Pixel-perfect Multi-DPI Images in WPF (Part 1)

View source on GitHub.

See also: Part 2 and Part 3.

I’ve written previously about DPI-awareness in the Windows Presentation Foundation and how to specify measurements in pixels rather than Device Independent Units (DIUs). Something else to consider is image scaling – unlike the Windows Ribbon control or WinRT, WPF has no in-built mechanism for displaying different images according to the system’s DPI setting. This is a nuisance.

To illustrate the problem, I created 5 images. Left-to-right, the image DPIs (vertical and horizontal) are: 72, 96, 120, 144 and 192. The image dimensions are: 32x32px, 32x32px, 40x40px, 48x48px and 64x64px. I purposely used single-pixel-wide lines to make any stretching obvious.

Original Images

Read on to see what WPF does with these images.

Continue reading “Pixel-perfect Multi-DPI Images in WPF (Part 1)”

P/Invoke and ChooseFont (Comdlg32.dll)

Mister Goodcat wrote a good article a little while ago about using P/Invoke in Silverlight 5 to display the native font chooser dialog with the ChooseFont function. I couldn’t get the code working for a 64-bit executable, however, as the definition of the CHOOSEFONT structure on MSDN he used as a basis for the managed implementation doesn’t match with what’s in the Windows SDK. I’ve created a page on PInvoke.net for the function that includes a definition of CHOOSEFONT that works in both 32-bit and 64-bit versions of Windows.

Screenshot of Font Chooser Dialog

Retrieving Windows 8 Theme Colours

See also: Windows 8 Theme Colours Reference.

Windows 8 doesn’t offer developers access to system theme colours, unlike its cousin, Windows Phone. Even for a version 1 product, this seems like a strange omission. Then again, we still don’t have a working public API for retrieving the Aero glass colour (or whatever we call it now that Aero’s gone) 6 years after the release of Windows Vista.

The functions that the system uses to retrieve colours are defined in UxTheme.dll. In particular, we’re interested in GetImmersiveColorSetCount (export #94), GetImmersiveColorFromColorSetEx (export #95), GetImmersiveColorTypeFromName (export #96), GetImmersiveUserColorSetPreference (export #98) and GetImmersiveColorNamedTypeByIndex (export #100). Relying on undocumented functions is a bad idea, and will cause your program to fail certification, so you won’t be able to use them in apps distributed through the Windows Store anyway.

For desktop developers who still want to use these functions, read on. Just assume that they’ll break in future versions of Windows (or even with patches to Windows 8).

Screenshot of Windows 8 Colours

Continue reading “Retrieving Windows 8 Theme Colours”

FastPictureViewer Codec Pack, Windows 8 and WPF don’t play nicely together

Update (2012-09-06): After some trial and error, it seems the Canon Hack Development Kit (CHDK) component is causing the issue. If you’re experiencing the same problem, try removing this component.

Update (2012-09-05): The FastPictureViewer support team was unable to reproduce the issue, but suggested it might have something to do with the JPEG Auto-Rotate feature. I was able to resolve the issue by installing only the following components of the codec pack: Photoshop PSD, Lightroom Previews, Adobe DNG, Canon CR2, CRW, PDF Thumbnails and Control Panel. This suggests one of the other components was causing the conflict on my machines.

I use the FastPictureViewer Codec Pack for viewing DNG images in Windows Explorer, amongst other things. Unfortunately, however, installing version of the codec pack in Windows 8 (64-bit) caused my installations of Visual Studio 2010, Visual Studio 2012, Blend 4 and Blend for Visual Studio 2012 to stop working to various extents. Both versions of Blend crash silently. The start pages in both versions of Visual Studio fail to load, with VS2010 displaying a ‘Content Load Error’ relating to ‘System.Windows.Baml2006.TypeConverterMarkupExtension’ throwing an exception. The error message displayed where the Visual Studio 2012 Solution Explorer belongs was more useful: ‘System.Runtime.InteropServices.COMException: The codec is in the wrong state. (Exception from HRESULT: 0x88982F04)’.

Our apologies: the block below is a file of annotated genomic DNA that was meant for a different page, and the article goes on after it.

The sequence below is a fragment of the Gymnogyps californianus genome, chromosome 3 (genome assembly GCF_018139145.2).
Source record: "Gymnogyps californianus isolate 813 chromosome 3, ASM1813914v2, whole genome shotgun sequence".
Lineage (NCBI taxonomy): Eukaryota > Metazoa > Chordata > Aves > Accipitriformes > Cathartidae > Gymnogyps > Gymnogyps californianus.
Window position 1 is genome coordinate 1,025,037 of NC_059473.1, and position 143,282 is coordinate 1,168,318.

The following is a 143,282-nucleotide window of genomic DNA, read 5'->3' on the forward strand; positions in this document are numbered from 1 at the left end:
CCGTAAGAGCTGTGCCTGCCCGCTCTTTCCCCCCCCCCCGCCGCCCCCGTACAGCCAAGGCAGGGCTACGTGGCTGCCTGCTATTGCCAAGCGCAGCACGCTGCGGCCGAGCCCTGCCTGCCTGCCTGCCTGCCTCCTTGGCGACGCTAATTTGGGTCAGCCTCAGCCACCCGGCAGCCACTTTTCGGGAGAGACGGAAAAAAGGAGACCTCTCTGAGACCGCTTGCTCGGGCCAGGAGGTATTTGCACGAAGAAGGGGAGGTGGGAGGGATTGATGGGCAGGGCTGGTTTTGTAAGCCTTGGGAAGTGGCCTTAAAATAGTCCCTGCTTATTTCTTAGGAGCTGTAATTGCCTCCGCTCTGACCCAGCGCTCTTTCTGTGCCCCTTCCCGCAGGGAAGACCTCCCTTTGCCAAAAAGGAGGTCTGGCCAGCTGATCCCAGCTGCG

Uninstalling the codec pack caused everything to start working again. I’ll update this post if/when a future release resolves the incompatibility.

Screenshot of Visual Studio 2010 Error

Screenshot of Visual Studio 2012 Error 

Office 2013: Further Evidence of the Demise of ClearType?

Poking around the Office 2013 Customer Preview, one thing that caught my eye immediately was the lack of ClearType font smoothing. Nearly all user interface elements use ‘greyscale’ font smoothing (as opposed to ClearType’s sub-pixel smoothing). I’ve highlighted the parts of Word 2013 that still use ClearType:

Screenshot of ClearType in Microsoft Word 2013Screenshot of ClearType in Microsoft Word 2013

The text in cells in Excel 2013 still respects the system’s ClearType setting, and Outlook 2013 is a real mess (about half-and-half). OneNote 2013 seems to have retained ClearType in most places (outside the ribbon control).

Long Zheng earlier noted the absence of ClearType from the Metro environment and there are several possible reasons for it falling out of favour at Microsoft. Sub-pixel anti-aliasing isn’t necessarily suited to tablets that need to support multiple orientations (unless different sub-pixel orderings are taken into account), and screens with high pixel densities can get away with greyscale font smoothing.

I fear that this is another case of the tablet tail wagging the Microsoft dog – desktop and laptop users of Office 2013 (and Metro-style apps in Windows 8) will have to deal with lower quality text due to the new hardware Microsoft is targeting with its upcoming releases.

The Office 2013 Customer Preview is, of course, just that, and things might change before RTM. Regrettably this wasn’t fixed for the Office 2013 RTM.

Keiki Usage Meter 3.1.0 Released

I’ve released an update for Keiki Usage Meter. There has been a lot of behind-the-scenes work, but the user experience hasn’t changed drastically. Visit the website to find out what’s new.